In the early days of Walt Disney World, Imagineers had to address the concern over the absence of Peter Pan. Their iteration of the flight included a stronger link to the character, which was part of the attraction at Walt Disney World. All they had to do was focus on the one aspect that got lost in creating the Disneyland version of the attraction. Peter Pan’s Flight had to include Peter Pan in the story. It seems so simple in hindsight, yet the amazing cast members of The Walt Disney Company didn’t get this right for 16 (!) years. Similarly, they didn’t add a Peter Pan audio-animatronic at Walt Disney World until 1983, 12 years after the attraction’s Florida introduction and almost 30 years after its Disneyland debut.

    The Experience: Creating London and Neverland

    The Trick: Disney Artistry at its Finest

    Image: Disney

    Imagineers also had other options to improve the experience while enhancing the connection to the story. Due to the extra land available at Walt Disney World, Peter Pan’s Flight spreads out across a larger space. That provides Disney with the ability to include extra set pieces. The larger scale in combination with the employment of Audio-Animatronic figures brings the realm of Neverland to life in a better way than the attraction’s original Disneyland counterpart. To perfect the ride experience, however, they had to re-imagine the journey.

    The vessel you board for Peter Pan’s Flight sweeps you into the room of Wendy, John, and Michael Darling. The idea behind the bedroom is that you as Peter Pan are carrying the Darling children off on a grand adventure. Your destination? Neverland!

    Imagineers clearly loved the endeavor of bringing Neverland to life. Starting in 1955 at Disneyland, cast members have delivered several iterations of the same concept. The one at Walt Disney World is superior due to the aforementioned space. In 1971, Disney realized that they could add additional elements to an already-popular attraction.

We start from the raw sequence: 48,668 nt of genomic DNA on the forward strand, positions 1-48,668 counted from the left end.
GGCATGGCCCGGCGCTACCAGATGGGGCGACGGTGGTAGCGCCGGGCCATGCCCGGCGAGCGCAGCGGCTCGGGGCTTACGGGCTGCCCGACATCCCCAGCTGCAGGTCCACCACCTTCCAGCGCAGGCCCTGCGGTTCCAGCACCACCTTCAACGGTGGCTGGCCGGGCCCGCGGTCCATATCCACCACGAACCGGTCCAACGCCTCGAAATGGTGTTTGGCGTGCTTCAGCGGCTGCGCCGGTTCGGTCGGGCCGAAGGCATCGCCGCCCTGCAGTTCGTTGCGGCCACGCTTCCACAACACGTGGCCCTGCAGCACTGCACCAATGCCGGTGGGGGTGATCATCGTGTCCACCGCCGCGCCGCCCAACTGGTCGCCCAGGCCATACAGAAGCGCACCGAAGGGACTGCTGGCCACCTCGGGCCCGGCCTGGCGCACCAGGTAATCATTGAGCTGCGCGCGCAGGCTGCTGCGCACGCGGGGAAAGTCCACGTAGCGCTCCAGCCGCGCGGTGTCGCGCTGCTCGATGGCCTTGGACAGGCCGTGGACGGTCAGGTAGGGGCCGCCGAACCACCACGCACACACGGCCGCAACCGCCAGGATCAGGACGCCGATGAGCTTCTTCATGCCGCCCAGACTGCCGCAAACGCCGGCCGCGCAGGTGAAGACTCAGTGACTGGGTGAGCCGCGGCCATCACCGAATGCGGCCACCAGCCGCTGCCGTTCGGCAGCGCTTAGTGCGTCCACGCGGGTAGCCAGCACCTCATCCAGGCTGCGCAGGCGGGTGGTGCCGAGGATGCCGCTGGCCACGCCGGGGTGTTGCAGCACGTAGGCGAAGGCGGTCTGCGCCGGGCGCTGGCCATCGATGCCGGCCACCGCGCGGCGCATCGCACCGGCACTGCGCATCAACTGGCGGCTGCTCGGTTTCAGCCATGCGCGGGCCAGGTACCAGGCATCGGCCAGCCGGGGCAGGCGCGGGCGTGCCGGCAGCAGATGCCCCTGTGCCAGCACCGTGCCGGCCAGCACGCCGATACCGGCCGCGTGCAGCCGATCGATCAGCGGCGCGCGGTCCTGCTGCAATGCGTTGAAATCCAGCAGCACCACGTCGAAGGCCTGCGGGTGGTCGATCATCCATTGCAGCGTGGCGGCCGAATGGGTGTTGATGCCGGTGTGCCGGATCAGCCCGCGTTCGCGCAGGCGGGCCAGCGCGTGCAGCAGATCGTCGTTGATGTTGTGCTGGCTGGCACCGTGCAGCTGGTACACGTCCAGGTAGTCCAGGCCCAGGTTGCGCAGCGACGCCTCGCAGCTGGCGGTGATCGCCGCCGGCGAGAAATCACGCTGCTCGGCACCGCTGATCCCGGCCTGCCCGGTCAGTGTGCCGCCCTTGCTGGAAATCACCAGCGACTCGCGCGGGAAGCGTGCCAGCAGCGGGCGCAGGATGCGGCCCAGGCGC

At Walt Disney World, the London skyline extends longer and includes greater detail. Gorgeous fluorescent colors sparkle in the darkest of dark rides, causing London landmarks like Big Ben to glimmer as they glow. The real showstopper of the Florida version, however, occurs at Captain Hook’s boat. This vessel is 48-feet-long, large enough to host a duel between Hook and Pan as well as audio-animatronics of all the major characters. And it’s soooo shiny. This part of the Peter Pan’s Flight journey features virtually every color palette imaginable, and the view is so overwhelmingly bright that it almost scorches your eyes. The final touch that differentiates the Magic Kingdom version is a celebration of the victorious Peter Pan with his beloved Darling children. The attraction encapsulates the joyous exuberance of Peter Pan the Disney movie in barely two minutes of ride-time.

    The Experience: An Interactive Line Queue

    The Trick: Major Technological Advances

    Image: Disney

    In 2015, Peter Pan’s Flight added something that fundamentally changed the aggravation of the ride queue experience. Prior to then, people found themselves standing in the world’s most boring line for one of Walt Disney’s World slowest attractions with regards to guest turnover. In the wake of the MyMagic+ FastPass changes, would-be Peter Pan’s Flight riders generally experienced a wait-time of at least 45 minutes and occasionally as long as 90 minutes.

    Imagineers wanted to shake things up, so they added an interactive line queue. Now, guests walk through the bedroom of the Darling children. That may not seem exciting, but if you watch this video, you’ll understand how revolutionary the changes are. The queue is now part of the Peter Pan’s Flight experience.

    3D images of Peter Pan characters set against fluorescent backdrops populate the exterior of the Darling bedroom while embracing the theme of the actual ride. Once you reach the room itself, magic exists in every nook and corner. Tinkerbell spreads her fairy dust on the children’s trunk, a globe, and a wall calendar among other things. When you reach a certain wall, you can interact with her simply by waving your hands. 

    Peter Pan’s Flight as originally envisioned thrusts riders into a world where magic exists and Peter Pan fights off adulthood and a one-armed pirate simultaneously. In 1955 and then again in 1971, Disney employees recreated the world as best they could. In 2015, they expanded the range of Peter Pan’s powers by introducing a line queue that is quite possibly the most impressive thing Disney Imagineers have created in the 2000s. It’s that special. Best of all, it reinforces the underlying theme of the J.M. Barrie story: childhood never truly fades away, sometimes you simply need to sprinkle a bit of pixie dust!